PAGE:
After years of waiting, the Oculus Rift has finally arrived. We’ve looked at development kits in the past, but the much-hyped virtual reality (VR) headset is finally available to consumers. At $599 it’s pricier than first expected, considering the original development kit cost half as much (and motion controls add another $200 to the price). But Oculus justifies the expense with far more advanced technology than earlier models, and a fully functional software platform and store, as well as solid compatibility with third-party options like SteamVR. The Oculus Rift is functional and immersive, if you have a computer that can handle it. The HTC Vive edges it out in sheer capability with its whole-room tracking, while the Sony PlayStation VR is our Editors’ Choice for its lower price and superior game selection.
What You Need
Official requirements for the Rift are nearly identical to the requirements for the HTC Vive. Oculus recommends an Intel i5-4590 or better CPU, an Nvidia GTX 970 or AMD Radeon R9 290 or better video card, at least 8GB of RAM, an HDMI 1.3 output, three USB 3.0 ports, and one USB 2.0 port. One of those ports is for the additional sensor of the Oculus Touch controller, and you can set up the Rift itself with just two USB 3.0 ports: one for the headset and one for the external sensor. I tested it using the Origin EON17-X, which has a Core i7 6700K CPU overclocked to 4.5GHz, an 8GB GeForce GTX 980M graphics card, and 16GB of RAM. For more options, check out the best Oculus bundles and Oculus-ready PCs we’ve tested.
The Oculus Rift headset is simple and understated. It’s a plain black rectangular visor with rounded edges and little visual flair. The front panel is completely flat, marked only with an Oculus logo. The sides of the visor are similarly flat, and connect to arms that pivot slightly up and down and attach to the three-strap harness for securing the device on your head.
A strap extends from each arm around the sides of your head, with a third strap extending from the top of the visor over the top of your head, meeting at a padded triangle in the back. The straps are held in place with hook-and-loop fasteners, and can be easily adjusted. A set of on-ear headphones sit on the arms, able to separately pivot and flip up and down to properly fit on your ears.
On its own, the headset is fairly light and comfortable. You can wear glasses with the Rift, but it will make the fit a bit tighter. I used my glasses when testing the headset, which helped ensure that I saw crisp and accurate visuals. But it also made putting the Rift on and taking it off a bit awkward, and depending on the size of your frames, they could hurt your ability to wear the headset for long periods of time.
The headset connects to your PC directly through a lengthy cable that splits off near the end into HDMI and USB 3.0 connectors. The cable winds down the left strap before running clear of the headset. It’s a little more awkward than the over-the-top-of-the-head cable of the HTC Vive, and I found myself struggling to find a comfortable position where the cable didn’t sit distractingly on my shoulder. But it’s not nearly as big a concern in use as the HTC Vive’s cable, since the Vive is designed to work when you’re walking around a set area.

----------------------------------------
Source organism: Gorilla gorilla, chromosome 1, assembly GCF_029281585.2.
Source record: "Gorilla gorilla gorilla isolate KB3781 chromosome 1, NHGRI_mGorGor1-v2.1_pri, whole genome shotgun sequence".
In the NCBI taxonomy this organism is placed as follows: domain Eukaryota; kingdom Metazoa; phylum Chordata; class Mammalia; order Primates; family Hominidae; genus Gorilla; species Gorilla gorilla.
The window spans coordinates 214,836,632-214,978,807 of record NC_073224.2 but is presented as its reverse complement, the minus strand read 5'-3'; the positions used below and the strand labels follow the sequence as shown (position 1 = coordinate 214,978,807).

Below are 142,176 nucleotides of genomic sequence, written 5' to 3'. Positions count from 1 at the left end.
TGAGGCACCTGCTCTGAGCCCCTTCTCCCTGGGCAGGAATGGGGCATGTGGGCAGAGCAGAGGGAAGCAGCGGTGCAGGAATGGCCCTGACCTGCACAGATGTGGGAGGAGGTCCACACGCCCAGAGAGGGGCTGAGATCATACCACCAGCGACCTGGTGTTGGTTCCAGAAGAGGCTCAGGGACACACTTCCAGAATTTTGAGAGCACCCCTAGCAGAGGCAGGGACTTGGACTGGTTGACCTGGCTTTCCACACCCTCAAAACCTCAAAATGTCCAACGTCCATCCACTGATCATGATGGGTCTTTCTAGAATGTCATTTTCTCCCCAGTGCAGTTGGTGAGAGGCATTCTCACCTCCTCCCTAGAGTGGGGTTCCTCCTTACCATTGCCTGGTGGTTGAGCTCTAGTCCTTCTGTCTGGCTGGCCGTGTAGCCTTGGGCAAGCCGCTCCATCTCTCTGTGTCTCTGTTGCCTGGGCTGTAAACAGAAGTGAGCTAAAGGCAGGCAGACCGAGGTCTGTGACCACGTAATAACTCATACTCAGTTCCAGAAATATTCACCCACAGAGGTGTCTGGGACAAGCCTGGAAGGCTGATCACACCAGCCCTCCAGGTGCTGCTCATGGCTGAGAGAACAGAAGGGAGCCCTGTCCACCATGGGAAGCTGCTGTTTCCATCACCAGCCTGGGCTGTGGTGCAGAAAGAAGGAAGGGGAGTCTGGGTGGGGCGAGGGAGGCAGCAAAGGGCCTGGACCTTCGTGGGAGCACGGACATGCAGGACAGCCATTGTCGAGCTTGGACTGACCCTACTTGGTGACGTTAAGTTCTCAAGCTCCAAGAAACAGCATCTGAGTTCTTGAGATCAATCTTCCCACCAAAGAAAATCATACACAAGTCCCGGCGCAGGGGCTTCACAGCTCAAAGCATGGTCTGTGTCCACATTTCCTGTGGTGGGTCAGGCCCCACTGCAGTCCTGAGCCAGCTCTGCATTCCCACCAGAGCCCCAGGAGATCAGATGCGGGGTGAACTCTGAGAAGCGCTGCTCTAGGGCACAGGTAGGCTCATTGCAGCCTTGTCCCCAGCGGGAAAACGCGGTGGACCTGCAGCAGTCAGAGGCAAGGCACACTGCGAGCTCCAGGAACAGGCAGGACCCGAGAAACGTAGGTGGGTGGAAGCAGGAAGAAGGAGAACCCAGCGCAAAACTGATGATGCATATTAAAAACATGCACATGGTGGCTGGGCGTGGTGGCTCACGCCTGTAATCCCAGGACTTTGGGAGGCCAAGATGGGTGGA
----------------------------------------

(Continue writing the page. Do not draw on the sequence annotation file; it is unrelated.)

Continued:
The Rift uses a single external sensor, a black cylinder that sits on a nine-inch-tall metal desktop stand. The sensor can tilt up and down, and must be placed where it can maintain a clear view of the headset when in use.
Once you’re up and running, a 2,160-by-1,200 OLED panel is used to produce a 1,080-by-1,200 picture for each eye, separated by the lenses in the headset (just like the Vive). The lenses can be adjusted using a small lever on the right underside of the visor. More on the visual themselves in a bit.
The Oculus Touch motion controllers are an optional (and I would argue necessary) addition, but the headset still comes with some control options out of the box. The Oculus Remote is a small, rounded remote control with a large, circular navigation pad and Back, Menu, and Up/Down buttons. The remote helpfully features a lanyard to keep it attached to your wrist when you’re using the Rift. The box also includes an Xbox One wireless controller and a Microsoft Xbox Wireless Adapter for Windows with which you can use it.
If you get the Oculus Touch controllers, the Rift’s controls reach parity with the HTC Vive’s, which includes motion controls out of the box. We go into more detail in our review of the Oculus Touch itself, but it’s a very comfortable, natural-feeling control scheme with responsive physical components like analog sticks and face buttons in addition to motion tracking. You’ll need to clear an additional USB 3.0 port for it, however; it requires a second, included optical sensor in addition to the one the Rift uses in order to track the controllers (explained below).
Setting up the Rift is simple. You need to download the Oculus setup software on your PC, which will then walk you through the relatively few steps necessary to get going. First, plug the headset and sensor into your computer, using an HDMI and two USB 3.0 ports. Second, sync the remote by pulling out the battery tab and pressing a button. Finally, pair the Xbox One wireless gamepad with the receiver. Once these steps are complete, you can slip the headset on and jump into the Oculus software.
At this point in the setup process, you can play any software available on the Oculus Store, but you can go further with relatively little hassle. By setting the Oculus software to load apps from unidentified sources, you can get the headset to work with SteamVR, just like the HTC Vive uses. The launch of Oculus Touch means you can now use all SteamVR games that support motion controls with the Rift. They register as HTC Vive motion controllers when you set them up for Steam, and work flawlessly with Vive-compatible games.
While the Rift now has motion controls, it doesn’t support whole-room VR like the Vive. You can use it while sitting or standing, and can draw a small area in which to play in front of your desk, but the included external sensor and additional Oculus Touch sensor are for head and controller tracking, and aren’t positioned to scan an entire room like the Vive’s two wall-mounted sensors. This is a small sacrifice; since the HTC Vive is tethered to your connected computer with a cable just like the Rift, actually walking around with the headset on requires you to be very careful not to trip over the dragging wire. It’s an immersion-breaker that hurts the experience of otherwise free movement in VR. The Rift’s head tracking works very well in the sitting/standing confines of intended use. The headset followed my motions smoothly and accurately in testing, just like the Vive.
The Oculus Experience